Democrats Are Celebrating a Climate Win. But Fewer Americans Say They Care About Climate Change Than Just Three Years Ago.

Senate Majority Leader Chuck Schumer (D., N.Y.), House Speaker Nancy Pelosi (D., Calif.), and President Joe Biden / Getty Images
August 16, 2022

As Democrats take a victory lap after passing a bill that spends nearly $400 billion on green energy initiatives, Americans say they are less concerned about climate change than they were three years ago.

Only 35 percent of adults are "extremely or very concerned" about the effects of climate change on them personally, according to a poll from the Associated Press. In 2019, 44 percent of respondents said the same.

Fewer than half of respondents, 45 percent, said individual people have a large responsibility to fight climate change. Thirty-two percent of respondents said they were not concerned about the impact of climate change, and 33 percent said they were only "moderately concerned."

The results come as Democrats celebrate President Joe Biden's upcoming signing of the Inflation Reduction Act. Although several studies show the bill will do nothing to lower inflation, which is at a 40-year high, the bill does provide the largest ever single investment in green energy and climate change mitigation. Because reports show the bill will do little to curb inflation, media outlets have begun referring to the Inflation Reduction Act as a climate and health bill. Yet that framing may not help Democrats sell its provisions to voters. Fewer Americans believe they have a direct impact on climate change than three years ago, the AP poll found. Roughly half said their actions have an effect on climate change, compared with the two-thirds who said the same in 2019.

The Inflation Reduction Act earlier this month passed both chambers of Congress, with every Democrat voting in favor. Biden is expected to sign the bill on Tuesday.

Many Democrats running in competitive races this November touted the bill's provisions as evidence that the party is addressing voters' concerns. But the AP poll found that Americans are far more concerned about rising consumer costs and economic issues than the environment. Fewer Americans cite the environment as a pressing issue than they did three years ago, the AP found.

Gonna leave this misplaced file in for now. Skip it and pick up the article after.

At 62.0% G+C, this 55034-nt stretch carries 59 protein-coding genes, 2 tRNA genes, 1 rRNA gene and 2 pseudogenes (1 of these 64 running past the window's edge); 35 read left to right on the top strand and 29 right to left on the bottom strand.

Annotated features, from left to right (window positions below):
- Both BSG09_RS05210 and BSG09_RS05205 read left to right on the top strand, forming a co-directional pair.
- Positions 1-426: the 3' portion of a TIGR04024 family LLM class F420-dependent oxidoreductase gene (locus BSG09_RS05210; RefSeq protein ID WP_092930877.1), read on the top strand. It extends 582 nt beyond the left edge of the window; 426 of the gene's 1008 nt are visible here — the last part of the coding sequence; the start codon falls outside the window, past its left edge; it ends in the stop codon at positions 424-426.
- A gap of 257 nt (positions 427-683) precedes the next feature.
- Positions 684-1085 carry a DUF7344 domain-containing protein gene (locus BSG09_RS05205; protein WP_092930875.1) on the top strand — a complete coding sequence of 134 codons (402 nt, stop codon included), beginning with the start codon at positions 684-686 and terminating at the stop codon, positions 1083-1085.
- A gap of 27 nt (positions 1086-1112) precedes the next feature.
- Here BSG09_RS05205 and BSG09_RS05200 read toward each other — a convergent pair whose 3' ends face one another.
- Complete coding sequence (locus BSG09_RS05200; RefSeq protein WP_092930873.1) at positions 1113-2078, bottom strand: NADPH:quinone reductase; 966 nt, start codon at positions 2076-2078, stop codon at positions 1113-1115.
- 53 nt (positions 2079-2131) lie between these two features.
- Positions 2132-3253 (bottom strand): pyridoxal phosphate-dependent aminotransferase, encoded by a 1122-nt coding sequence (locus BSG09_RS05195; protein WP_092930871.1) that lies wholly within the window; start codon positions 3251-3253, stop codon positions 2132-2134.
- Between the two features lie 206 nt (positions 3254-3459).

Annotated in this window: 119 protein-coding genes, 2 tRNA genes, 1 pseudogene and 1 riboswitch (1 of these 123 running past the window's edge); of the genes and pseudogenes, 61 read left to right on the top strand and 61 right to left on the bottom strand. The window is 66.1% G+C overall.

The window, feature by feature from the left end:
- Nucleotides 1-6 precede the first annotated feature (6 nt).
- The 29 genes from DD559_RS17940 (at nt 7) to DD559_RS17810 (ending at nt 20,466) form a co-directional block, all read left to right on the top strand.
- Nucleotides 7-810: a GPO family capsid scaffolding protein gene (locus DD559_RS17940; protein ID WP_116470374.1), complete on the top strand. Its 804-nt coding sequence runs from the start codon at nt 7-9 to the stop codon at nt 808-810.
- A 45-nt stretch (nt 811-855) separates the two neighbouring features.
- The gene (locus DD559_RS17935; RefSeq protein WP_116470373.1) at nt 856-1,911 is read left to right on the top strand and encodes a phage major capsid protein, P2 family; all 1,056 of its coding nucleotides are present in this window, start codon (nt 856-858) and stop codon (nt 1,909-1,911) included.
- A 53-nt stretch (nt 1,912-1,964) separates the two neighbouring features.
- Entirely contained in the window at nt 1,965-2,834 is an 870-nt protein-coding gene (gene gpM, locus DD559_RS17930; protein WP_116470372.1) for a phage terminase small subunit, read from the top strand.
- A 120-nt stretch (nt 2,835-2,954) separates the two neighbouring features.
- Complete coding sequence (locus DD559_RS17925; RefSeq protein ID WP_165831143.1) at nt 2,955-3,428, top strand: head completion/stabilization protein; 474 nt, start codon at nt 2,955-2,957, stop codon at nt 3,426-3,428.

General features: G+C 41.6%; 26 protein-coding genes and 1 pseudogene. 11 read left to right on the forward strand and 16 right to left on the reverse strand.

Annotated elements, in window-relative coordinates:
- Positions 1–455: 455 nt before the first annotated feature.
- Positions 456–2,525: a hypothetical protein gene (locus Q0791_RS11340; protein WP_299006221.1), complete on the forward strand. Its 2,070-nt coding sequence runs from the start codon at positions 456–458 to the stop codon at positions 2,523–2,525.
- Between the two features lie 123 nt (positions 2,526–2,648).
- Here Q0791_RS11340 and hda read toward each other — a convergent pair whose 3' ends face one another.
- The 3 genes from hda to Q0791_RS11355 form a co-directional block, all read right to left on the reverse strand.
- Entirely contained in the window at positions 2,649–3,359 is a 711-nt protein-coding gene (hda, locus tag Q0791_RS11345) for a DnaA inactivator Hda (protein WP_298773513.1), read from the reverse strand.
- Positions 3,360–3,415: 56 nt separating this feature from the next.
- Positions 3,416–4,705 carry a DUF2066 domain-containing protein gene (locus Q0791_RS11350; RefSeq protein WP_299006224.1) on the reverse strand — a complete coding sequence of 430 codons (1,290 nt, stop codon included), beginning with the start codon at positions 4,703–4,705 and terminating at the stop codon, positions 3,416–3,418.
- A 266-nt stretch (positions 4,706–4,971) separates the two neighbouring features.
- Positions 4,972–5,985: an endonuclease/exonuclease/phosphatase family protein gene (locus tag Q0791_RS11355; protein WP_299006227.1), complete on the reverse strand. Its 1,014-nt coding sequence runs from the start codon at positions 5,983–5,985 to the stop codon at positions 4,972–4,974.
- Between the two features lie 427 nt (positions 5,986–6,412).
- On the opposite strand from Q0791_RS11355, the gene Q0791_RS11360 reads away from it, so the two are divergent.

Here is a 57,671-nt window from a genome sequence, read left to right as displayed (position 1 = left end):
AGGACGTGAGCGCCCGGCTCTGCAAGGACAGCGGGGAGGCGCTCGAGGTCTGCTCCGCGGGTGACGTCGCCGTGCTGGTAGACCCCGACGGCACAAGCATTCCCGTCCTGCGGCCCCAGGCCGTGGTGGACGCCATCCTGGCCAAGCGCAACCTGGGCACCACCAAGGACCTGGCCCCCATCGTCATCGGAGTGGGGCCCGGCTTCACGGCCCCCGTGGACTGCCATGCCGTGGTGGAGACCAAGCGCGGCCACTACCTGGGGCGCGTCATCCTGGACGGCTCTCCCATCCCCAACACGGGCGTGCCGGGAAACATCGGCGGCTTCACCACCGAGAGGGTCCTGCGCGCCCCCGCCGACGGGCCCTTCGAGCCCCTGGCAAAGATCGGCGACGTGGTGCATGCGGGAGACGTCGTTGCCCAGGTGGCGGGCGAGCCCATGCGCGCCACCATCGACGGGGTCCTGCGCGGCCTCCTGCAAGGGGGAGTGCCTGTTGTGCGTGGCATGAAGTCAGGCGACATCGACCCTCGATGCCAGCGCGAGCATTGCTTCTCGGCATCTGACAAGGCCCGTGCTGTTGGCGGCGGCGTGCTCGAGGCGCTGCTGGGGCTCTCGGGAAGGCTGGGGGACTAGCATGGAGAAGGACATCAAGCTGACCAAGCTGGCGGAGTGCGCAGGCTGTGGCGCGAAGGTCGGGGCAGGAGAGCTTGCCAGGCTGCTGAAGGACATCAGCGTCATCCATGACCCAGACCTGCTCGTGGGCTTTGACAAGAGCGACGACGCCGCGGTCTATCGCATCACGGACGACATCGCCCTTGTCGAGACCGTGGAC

In total, the Inflation Reduction Act earmarks $386 billion for green energy and climate change-related initiatives. One-hundred-sixty-one billion dollars of that money goes to clean electricity tax credits, while $36 billion goes to tax credits for electric cars.

Just 10 percent of respondents said they live in a household with solar panels or drive an electric car. Although nearly 75 percent of respondents said they are using energy-efficient appliances or reducing driving and air-conditioning use, the main reason was saving money rather than stopping climate change.

"I ran for president promising to make government work for working families again, and that is what this bill does—period," Biden said this month.

Other than climate-change-related spending, the Inflation Reduction Act allocates $80 billion to double the size of the IRS's workforce. Should the IRS find enough staffers to join the agency, it will employ more bureaucrats than the Pentagon, the State Department, the FBI, and the Border Patrol combined.